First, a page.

Administration officials visiting Atlanta last week bitterly attacked Republican proposals in the U.S. Congress to break up the Department of Commerce and relegate its trade operations to a new bureaucratic entity, the United States Trade Administration.

“I think it’s a tragic irony that when the Commerce Department finally is doing the job it is supposed to do, there are those who want to demolish it,” said Philip Lader, a South Carolina businessman who serves in the President’s Cabinet and is the administrator of the U.S. Small Business Administration.

Mr. Lader, formerly president of Sea Pines Co., a developer/operator of recreational communities, and later an executive vice president of Sir James Goldsmith’s U.S. holding company, was in Atlanta to attend ceremonies marking the opening of the U.S. Export Assistance Center here.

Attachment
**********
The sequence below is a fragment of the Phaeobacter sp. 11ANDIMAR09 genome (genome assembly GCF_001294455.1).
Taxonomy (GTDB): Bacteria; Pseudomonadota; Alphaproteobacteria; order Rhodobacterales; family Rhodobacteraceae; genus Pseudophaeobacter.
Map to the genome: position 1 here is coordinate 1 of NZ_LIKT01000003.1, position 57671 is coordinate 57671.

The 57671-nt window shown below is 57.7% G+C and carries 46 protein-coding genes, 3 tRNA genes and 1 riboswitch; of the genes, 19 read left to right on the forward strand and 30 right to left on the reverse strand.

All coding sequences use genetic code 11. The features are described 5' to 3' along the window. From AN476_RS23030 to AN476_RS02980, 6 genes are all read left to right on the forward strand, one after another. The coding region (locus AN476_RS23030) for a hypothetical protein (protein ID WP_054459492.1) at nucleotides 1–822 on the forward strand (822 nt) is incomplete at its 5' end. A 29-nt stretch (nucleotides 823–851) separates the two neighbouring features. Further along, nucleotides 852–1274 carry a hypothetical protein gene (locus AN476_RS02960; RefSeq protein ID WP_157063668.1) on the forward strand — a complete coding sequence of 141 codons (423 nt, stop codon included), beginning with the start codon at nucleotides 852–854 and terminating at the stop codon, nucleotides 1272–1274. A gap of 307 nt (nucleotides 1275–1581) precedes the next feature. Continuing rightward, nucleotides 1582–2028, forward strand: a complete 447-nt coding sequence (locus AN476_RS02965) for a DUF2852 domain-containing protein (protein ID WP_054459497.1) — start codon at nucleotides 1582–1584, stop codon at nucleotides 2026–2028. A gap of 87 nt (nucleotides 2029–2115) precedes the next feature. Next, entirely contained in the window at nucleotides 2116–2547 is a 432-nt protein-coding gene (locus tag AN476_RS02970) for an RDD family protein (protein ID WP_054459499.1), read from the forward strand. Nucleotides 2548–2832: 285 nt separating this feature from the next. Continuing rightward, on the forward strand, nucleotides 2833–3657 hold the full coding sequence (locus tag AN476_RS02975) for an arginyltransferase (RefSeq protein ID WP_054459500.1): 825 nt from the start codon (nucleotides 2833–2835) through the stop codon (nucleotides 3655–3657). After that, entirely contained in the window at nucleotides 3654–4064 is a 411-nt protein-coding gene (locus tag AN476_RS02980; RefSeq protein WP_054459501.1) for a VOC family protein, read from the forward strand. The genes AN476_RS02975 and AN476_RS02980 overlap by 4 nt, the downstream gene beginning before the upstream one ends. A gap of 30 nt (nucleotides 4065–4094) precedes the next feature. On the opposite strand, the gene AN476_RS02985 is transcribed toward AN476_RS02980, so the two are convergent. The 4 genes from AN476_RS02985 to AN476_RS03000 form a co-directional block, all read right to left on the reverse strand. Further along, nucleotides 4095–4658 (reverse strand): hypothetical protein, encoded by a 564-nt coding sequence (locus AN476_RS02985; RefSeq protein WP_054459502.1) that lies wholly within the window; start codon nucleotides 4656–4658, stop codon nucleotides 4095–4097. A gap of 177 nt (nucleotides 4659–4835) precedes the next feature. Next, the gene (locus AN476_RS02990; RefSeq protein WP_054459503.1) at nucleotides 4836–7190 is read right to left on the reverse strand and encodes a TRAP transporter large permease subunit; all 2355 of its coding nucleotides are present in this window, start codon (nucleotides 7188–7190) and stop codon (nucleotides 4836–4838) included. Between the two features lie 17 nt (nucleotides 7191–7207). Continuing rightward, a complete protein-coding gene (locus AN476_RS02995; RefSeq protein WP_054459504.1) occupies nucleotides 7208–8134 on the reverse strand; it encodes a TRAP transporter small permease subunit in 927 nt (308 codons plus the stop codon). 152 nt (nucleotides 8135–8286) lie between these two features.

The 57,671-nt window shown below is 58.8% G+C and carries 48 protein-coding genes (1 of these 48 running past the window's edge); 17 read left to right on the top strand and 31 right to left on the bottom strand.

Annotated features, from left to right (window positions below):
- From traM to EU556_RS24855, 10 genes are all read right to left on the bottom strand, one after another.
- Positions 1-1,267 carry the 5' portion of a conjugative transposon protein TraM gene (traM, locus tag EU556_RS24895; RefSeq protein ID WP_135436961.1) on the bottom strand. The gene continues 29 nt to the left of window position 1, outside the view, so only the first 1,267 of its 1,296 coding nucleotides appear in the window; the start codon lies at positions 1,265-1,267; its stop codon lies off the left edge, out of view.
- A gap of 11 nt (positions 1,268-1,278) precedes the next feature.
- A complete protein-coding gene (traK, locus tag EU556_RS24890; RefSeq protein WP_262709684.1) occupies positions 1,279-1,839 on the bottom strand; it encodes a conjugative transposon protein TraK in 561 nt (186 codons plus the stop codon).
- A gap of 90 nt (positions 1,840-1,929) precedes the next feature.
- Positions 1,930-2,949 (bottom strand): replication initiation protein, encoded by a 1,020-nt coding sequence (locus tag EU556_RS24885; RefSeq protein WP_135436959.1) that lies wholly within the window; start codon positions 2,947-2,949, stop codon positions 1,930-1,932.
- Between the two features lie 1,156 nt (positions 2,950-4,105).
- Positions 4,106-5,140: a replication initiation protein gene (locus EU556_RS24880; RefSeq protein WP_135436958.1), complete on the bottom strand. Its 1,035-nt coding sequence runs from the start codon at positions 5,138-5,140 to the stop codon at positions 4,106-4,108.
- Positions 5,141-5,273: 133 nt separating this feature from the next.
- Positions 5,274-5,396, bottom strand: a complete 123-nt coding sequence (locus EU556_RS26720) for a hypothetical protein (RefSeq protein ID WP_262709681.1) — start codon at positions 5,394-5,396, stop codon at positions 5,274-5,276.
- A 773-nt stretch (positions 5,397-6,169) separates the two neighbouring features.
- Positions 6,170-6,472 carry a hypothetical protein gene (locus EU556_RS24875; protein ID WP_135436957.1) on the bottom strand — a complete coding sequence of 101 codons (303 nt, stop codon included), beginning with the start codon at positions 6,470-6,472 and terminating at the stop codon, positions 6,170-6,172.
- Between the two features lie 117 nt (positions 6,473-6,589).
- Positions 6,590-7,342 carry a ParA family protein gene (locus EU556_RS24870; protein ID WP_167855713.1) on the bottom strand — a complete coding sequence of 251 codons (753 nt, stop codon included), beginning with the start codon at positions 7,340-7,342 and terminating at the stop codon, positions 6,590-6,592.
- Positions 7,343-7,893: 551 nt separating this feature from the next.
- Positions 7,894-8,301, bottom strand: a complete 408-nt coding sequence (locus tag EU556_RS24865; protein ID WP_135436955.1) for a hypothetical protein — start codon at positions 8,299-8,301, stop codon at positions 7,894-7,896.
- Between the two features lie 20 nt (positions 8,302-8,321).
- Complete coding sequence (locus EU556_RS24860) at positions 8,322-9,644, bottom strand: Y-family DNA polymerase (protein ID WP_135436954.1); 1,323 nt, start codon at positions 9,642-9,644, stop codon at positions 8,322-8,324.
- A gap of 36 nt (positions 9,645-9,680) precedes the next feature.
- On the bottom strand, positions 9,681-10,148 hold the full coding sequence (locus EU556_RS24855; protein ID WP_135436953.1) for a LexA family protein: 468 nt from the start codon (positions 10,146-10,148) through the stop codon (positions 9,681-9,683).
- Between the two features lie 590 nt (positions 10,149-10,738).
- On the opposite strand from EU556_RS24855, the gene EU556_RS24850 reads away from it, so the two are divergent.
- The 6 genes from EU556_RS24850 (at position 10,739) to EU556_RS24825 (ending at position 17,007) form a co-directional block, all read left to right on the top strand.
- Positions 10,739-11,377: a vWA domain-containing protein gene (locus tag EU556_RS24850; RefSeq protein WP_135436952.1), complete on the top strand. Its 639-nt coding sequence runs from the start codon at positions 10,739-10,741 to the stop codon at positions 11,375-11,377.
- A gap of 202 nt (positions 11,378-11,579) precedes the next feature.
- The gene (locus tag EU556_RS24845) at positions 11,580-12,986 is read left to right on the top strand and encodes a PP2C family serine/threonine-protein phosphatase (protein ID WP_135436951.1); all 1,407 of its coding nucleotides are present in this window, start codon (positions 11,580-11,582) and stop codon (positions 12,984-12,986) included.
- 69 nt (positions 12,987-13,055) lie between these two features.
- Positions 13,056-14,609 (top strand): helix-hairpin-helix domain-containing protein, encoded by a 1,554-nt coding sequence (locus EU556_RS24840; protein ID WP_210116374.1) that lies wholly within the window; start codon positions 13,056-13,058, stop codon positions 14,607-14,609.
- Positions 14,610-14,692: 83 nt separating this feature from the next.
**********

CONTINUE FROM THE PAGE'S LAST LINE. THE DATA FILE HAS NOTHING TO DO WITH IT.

He praised the efforts of the Commerce Department to place the country’s commercial interests, including those of small to medium-sized businesses, on the country’s foreign policy agenda.

David J. Barram, deputy secretary at the Commerce DEPARTMENT, said that U.S. companies must receive the same support from the U.S. government as companies from other countries receive from their governments in their efforts to enter foreign markets.  He pointed to the export center as part of this policy.

Under some of the Congressional proposals, the newly opened center in Atlanta and 14 others being developed around the country would be closed.